When I am interviewing prospective signings for Hereford FC, one of the best questions is the shortest one: “Why?” I want to know why they are sitting in front of me, why their career has taken them down this path and why they think we would be a good match. We speak about their personality, their background and their ambitions. It is all designed to see whether they buy into what we are trying to do, and whether they have the right mentality for our environment.
But that is not where the process ends. We cannot afford to get too many decisions wrong as a sixth-tier club, playing in the National League North, on a tight budget and amid competition that gets tougher by the year. The financial margins are wafer-thin, particularly after the Covid-19 shutdown that denied us precious gate receipts and commercial revenue. We were hit harder than most and sustainability comes before anything. Every penny counts towards staying alive but, at the same time, this club has a historic name and a sizeable fanbase so our aims need to be bigger.
That is why I have spent the summer enhancing our recruitment process with a strategy based on data and analytics, which has become commonplace higher up the leagues but I believe is groundbreaking in our division. I have hired a team of a dozen undergraduates from one of the UK’s leading football analysis courses to work alongside me, my assistant and our analyst in profiling the players we need. We look for key markers in players to see whether they fit our approach: high pressing, quick transitions and intensity. Collating this information means I am armed with all the detail I need when I meet them.
I like to think I’m a pretty good judge of character but you can’t guarantee, from an interview, whether somebody will perform. Consistency is a particular issue in the National League and the mental side of the game is a big reason why a lot of players are at this level. We are fortunate to welcome crowds of about 3,000 to Hereford, so I need players who are comfortable playing under that pressure. The idea is that, by adding analytics to old-fashioned intuition, I have a far better chance of getting these decisions right.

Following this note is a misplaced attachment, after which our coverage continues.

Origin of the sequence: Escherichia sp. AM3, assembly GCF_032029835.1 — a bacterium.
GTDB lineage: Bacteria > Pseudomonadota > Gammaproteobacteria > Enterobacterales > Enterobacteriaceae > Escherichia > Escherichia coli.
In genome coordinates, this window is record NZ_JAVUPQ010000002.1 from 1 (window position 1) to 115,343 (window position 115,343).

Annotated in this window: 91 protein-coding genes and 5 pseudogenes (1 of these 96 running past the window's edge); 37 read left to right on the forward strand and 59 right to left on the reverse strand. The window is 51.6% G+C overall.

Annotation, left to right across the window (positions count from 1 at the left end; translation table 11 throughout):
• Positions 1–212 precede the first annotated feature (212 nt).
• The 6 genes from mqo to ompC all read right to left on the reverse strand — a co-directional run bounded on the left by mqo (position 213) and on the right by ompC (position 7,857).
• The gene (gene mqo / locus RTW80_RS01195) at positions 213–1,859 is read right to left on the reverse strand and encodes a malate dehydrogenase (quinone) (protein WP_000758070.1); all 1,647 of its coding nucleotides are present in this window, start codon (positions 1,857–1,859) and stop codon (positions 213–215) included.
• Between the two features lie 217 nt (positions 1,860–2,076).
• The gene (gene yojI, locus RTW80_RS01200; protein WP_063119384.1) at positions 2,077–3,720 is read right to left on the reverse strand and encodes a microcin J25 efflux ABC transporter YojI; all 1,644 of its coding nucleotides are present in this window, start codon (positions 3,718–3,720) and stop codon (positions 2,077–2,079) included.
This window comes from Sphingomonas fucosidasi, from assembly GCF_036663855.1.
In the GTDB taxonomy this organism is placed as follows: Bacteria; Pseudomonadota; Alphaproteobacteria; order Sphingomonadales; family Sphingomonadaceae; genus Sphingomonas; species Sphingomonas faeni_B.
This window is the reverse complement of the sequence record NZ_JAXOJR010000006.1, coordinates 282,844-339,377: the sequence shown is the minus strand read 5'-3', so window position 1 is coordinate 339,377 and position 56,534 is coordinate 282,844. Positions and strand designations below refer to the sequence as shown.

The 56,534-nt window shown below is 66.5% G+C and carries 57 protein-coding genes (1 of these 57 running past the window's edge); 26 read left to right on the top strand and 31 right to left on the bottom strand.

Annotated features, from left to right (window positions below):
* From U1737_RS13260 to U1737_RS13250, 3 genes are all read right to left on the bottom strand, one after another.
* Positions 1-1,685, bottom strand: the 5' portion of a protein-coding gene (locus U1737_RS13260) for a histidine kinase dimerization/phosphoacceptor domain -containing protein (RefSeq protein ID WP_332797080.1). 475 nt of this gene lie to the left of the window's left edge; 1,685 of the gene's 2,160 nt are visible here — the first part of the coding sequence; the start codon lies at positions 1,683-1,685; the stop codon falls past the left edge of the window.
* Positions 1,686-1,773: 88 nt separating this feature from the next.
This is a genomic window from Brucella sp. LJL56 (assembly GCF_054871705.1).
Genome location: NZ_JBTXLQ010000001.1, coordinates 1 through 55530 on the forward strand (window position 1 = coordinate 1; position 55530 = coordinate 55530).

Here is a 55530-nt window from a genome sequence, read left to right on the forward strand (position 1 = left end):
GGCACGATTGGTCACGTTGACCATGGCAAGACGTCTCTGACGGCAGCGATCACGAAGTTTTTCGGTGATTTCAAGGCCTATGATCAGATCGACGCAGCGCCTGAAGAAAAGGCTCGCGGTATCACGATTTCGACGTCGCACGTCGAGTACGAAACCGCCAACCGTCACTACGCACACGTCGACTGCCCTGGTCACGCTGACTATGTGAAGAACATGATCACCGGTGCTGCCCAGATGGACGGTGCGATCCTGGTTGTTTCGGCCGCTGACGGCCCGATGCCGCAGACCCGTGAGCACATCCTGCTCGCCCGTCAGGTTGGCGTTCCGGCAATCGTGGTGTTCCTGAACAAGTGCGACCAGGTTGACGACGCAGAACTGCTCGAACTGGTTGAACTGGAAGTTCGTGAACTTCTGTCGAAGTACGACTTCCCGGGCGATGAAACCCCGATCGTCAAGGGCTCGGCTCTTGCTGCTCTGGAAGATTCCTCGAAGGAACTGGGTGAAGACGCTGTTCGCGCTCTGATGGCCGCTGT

We will also use the system to analyse our opponents. Last season we played Aldershot in the FA Trophy and knew that a team that scores first against them has an 80% chance of winning. That informed my gameplan: we had to have a go at them. We scored after six minutes; we were pegged back at the end and eventually won on penalties, but it gave us a platform to succeed against a team in the division above us.
During my playing career at clubs such as Bournemouth and Kidderminster, we never had access to this kind of detail. Sean O’Driscoll, my manager at Bournemouth, did a lot of his own video analysis and in many ways was ahead of his time. We want to implement something that helps our players and management to a unique degree; a system that we can adapt, improve and, as we hopefully move up the levels, shape to become different from anyone else’s. Models like this have worked spectacularly at places such as Brentford and Brighton; Notts County are on that path too, although at an earlier stage. When I eventually have to move on from Hereford, this is the legacy and structure I want to leave.
With or without data, pre-season has been a challenge. We have kept about half of our 22-strong squad – when I arrived last year we retained only three or four – but the level of flux still poses problems. Bringing in quality players who fit the budget and are happy to be part‑time is a juggling act. Getting deals over the line means constant phone calls and, in practice, little sleep. I have two young children and live in Grimsby, so it is perfectly normal for me to rack up 1,000 miles a week. We train in the Midlands, at Aston University, as it gives us access to a wider talent pool and most of our players are based in the area, but it is a four-hour drive from my home to Hereford.
Last season the theme we presented to the squad was: “This year only.” The circumstances everyone faced were extraordinary and I just asked them to squeeze everything they could out of it. We reached the FA Trophy final and had a day at Wembley, even if we were deeply frustrated to lose against Hornchurch. But we were pushing for the play-offs when the league was declared null and void in February, so this time it is about “Elevation”. We want to take last season’s work to another level, starting when we host Farsley Celtic on Saturday.
Hereford is a massive club and its natural resting place should be in the Football League, but we have big outgoings and that means we have to be smarter in everything we do. It can be hard to think long term at National League level because so many factors can lie beyond your control, but the clubs that put in the right infrastructure and commit to their targets, such as Stockport and Chesterfield in the division above us, will be rewarded. Recruitment is a fundamental part of that and it is my job, through the new approach, to ensure we can steal a march on the rest.